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Starts With A Bang

Sparkle-filled JWST galaxy solves a longstanding cosmic mystery

Most globular clusters appear to form their stars all at once, but there are exceptions. JWST just observed how “second formations” happen.
This sparkle-rich lensed galaxy located behind galaxy cluster SMACS 0723, known as the Sparkler, just happens to be catching this galaxy in the act of forming a second population of stars within some of its massive globular clusters. This could provide the solution to a longstanding mystery: how a second population of stars can come to exist within these objects.
(Credit: NASA, ESA, CSA, STScI; Annotation: E. Siegel)
Key Takeaways
  • The very first science image ever released by the JWST, of the gravitationally lensing cluster SMACS 0723, still represents one of our deepest views of the Universe.
  • One lensed galaxy appears three times: the Sparkler, whose light comes to us from 9.2 billion years ago. It’s bright, magnified, and forming stars all throughout it.
  • Inside one of its images are details we’ve never seen before, which just might solve one of the longest-standing puzzles about globular clusters in the Universe.

Over half a year since its first science image was released, JWST’s data continues to educate us.

This side-by-side view of galaxy cluster SMACS 0723 shows the MIRI (left) and NIRCam (right) views of this region from JWST. Note that although there’s a bright galaxy cluster at the center of the image, the most interesting objects are gravitationally lensed, distorted, and magnified by the cluster itself, and are located far more distant than the cluster itself.

Behind galaxy cluster SMACS 0723 lies a series of brightened, magnified, gravitationally lensed galaxies.

This almost-perfectly-aligned image composite shows the first JWST deep field’s view of the core of cluster SMACS 0723 and contrasts it with the older Hubble view. Looking at the image details that are absent from the Hubble data but present in the JWST data shows us just how much discovery potential is awaiting scientists working with JWST.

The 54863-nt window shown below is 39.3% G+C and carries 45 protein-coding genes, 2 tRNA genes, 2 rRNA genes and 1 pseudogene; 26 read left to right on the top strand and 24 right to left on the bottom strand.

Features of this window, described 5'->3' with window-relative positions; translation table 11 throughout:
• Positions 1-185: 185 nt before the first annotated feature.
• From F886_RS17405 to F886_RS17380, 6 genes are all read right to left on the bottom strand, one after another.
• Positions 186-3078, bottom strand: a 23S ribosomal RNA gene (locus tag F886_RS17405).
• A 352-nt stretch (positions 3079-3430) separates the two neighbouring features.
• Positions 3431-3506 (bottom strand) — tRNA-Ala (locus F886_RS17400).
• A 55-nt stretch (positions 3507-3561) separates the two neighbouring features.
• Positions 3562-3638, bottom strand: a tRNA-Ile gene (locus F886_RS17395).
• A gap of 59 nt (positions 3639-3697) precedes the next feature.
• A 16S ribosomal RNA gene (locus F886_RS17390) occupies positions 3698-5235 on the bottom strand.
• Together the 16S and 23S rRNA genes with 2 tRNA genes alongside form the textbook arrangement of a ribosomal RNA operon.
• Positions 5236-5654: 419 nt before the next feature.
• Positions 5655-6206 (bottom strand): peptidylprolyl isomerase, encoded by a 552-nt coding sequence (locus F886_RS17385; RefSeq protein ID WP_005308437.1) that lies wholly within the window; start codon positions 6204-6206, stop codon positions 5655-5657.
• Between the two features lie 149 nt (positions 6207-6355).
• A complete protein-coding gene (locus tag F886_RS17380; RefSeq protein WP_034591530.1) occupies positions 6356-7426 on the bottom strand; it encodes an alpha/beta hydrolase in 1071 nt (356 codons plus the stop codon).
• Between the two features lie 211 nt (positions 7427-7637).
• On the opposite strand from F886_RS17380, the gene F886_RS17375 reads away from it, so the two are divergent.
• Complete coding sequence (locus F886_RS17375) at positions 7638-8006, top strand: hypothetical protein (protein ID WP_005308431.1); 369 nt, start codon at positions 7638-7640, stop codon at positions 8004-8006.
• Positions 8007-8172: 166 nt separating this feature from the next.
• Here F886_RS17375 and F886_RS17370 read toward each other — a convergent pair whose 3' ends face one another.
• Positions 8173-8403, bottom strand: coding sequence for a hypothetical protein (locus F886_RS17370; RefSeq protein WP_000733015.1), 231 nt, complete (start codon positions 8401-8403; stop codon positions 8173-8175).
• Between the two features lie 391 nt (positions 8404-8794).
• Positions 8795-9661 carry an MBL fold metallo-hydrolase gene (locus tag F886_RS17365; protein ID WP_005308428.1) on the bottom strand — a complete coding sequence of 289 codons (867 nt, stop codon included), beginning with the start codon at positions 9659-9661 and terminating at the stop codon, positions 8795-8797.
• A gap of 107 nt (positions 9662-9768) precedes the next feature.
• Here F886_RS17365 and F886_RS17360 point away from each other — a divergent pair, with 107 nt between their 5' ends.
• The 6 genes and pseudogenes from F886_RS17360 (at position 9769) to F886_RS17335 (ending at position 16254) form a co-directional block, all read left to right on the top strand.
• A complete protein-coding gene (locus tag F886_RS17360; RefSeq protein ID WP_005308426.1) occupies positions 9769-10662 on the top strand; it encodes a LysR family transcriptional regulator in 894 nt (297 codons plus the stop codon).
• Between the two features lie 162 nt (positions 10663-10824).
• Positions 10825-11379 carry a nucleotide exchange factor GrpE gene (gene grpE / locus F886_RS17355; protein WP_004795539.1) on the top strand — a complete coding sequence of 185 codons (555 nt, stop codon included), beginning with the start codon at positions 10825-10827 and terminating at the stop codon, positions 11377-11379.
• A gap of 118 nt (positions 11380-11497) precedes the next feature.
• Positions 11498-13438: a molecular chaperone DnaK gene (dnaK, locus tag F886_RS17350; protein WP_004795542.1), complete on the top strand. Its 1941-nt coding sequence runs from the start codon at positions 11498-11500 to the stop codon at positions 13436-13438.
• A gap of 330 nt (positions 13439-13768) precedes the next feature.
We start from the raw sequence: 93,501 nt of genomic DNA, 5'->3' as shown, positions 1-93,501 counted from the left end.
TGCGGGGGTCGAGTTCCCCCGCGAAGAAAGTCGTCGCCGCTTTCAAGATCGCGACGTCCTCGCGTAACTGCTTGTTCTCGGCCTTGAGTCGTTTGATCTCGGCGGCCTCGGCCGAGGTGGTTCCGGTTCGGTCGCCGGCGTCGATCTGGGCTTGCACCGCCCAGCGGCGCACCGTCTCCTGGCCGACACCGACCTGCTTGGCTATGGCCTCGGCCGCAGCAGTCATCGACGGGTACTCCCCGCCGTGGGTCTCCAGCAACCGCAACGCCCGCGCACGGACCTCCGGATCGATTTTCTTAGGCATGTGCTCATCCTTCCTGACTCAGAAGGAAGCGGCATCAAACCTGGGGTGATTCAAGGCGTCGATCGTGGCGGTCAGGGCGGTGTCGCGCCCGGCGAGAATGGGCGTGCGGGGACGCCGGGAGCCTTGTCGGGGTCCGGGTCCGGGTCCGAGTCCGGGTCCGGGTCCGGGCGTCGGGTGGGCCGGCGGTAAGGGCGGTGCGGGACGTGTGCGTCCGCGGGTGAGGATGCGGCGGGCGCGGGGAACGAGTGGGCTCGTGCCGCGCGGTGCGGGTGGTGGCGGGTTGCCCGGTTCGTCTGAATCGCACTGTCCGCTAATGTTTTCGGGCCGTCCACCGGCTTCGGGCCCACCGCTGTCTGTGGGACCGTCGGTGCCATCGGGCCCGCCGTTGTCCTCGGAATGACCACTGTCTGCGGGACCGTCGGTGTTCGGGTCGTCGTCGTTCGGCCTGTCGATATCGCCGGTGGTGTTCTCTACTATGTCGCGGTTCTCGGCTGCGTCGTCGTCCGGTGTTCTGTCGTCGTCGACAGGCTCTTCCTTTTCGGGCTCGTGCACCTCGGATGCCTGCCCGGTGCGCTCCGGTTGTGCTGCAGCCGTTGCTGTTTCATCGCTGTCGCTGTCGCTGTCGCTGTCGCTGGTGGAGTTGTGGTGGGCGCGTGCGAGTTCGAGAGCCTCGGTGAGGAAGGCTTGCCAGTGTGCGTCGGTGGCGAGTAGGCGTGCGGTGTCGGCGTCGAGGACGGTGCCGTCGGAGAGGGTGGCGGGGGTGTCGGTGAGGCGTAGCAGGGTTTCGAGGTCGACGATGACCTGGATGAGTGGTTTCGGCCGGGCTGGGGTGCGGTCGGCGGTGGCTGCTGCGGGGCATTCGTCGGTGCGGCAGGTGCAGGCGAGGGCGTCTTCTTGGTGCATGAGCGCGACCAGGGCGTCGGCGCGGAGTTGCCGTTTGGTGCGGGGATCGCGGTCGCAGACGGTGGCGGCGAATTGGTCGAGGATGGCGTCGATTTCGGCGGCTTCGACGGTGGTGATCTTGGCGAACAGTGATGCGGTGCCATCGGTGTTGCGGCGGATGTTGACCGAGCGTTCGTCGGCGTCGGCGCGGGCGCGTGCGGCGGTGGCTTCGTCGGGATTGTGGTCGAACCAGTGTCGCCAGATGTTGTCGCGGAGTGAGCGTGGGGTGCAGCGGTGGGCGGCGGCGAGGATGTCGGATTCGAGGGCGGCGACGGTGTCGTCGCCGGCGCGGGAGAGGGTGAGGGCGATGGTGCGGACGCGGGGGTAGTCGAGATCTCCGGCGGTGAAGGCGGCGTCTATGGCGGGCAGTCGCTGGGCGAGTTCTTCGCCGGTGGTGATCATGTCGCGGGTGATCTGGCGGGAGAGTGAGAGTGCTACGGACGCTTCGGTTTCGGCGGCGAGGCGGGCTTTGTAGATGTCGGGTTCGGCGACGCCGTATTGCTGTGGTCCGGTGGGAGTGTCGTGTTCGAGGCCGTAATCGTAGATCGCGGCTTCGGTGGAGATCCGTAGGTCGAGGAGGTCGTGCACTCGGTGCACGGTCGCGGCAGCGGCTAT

(Credit: NASA, ESA, CSA, and STScI; NASA/ESA/Hubble (STScI); composite by E. Siegel)

One such galaxy — the Sparkler — appears three independent times.

This NIRCam view of a selection of the gravitationally lensed region surrounding galaxy cluster SMACS 0723 contains multiple lensed galaxies, including the thrice-appearing Sparkler galaxy, highlighted here. The “sparkles” have been identified as star-forming knots of gas appearing atop already-existing globular clusters. Below the left-center of the second image of the Sparkler galaxy, a foreground star within the Milky way shows the characteristic diffraction spike pattern for JWST.
Credit: NASA, ESA, CSA, STScI; Annotation: E. Siegel

Even the mid-infrared (MIRI) instrument captured it thrice.

This mid-infrared (MIRI) view of the central region of galaxy cluster SMACS 0723, as taken with JWST, reveals three separate images of the “Sparkler” galaxy. Although the sparkles themselves are not visible in mid-infrared light with current levels of exposure time, the MIRI data helps reveal general properties of the actively star-forming galaxy, whose light comes to us from 9.2 billion years ago.
(Credit: NASA, ESA, CSA, STScI; Annotation: E. Siegel)

The “sparkles” seen throughout it, though visually remarkable, are scientifically invaluable.

The scientific paper that first analyzed the light from the Sparkler galaxy and put forth the idea that these “sparkles” were globular clusters undergoing a second burst of star-formation, highlights the three images of the Sparkler galaxy in detail here.
(Credit: L. Mowla et al., ApJL, 2022)

These “knots” of star-formation correspond to globular clusters: where 100,000+ stars form locally, all at once.

This impressive-looking globular cluster doesn’t belong to the Milky Way, but rather to the dwarf galaxy WLM located ~3.04 million light-years away. It’s extremely metal-poor, but for some reason is the only known globular cluster that belongs to WLM. Most globular clusters are only visible as they are nearby: after not having formed any new stars in billions of years. But thanks to JWST and gravitational lensing, we have the opportunity to see globulars as they were when they were actively forming stars: not all for the first-and-only time, either.
(Credit: NASA, ESA/Hubble, and J. Schmidt (Geckzilla))

Only, when viewed in detail, these knots possess stellar populations already billions of years old.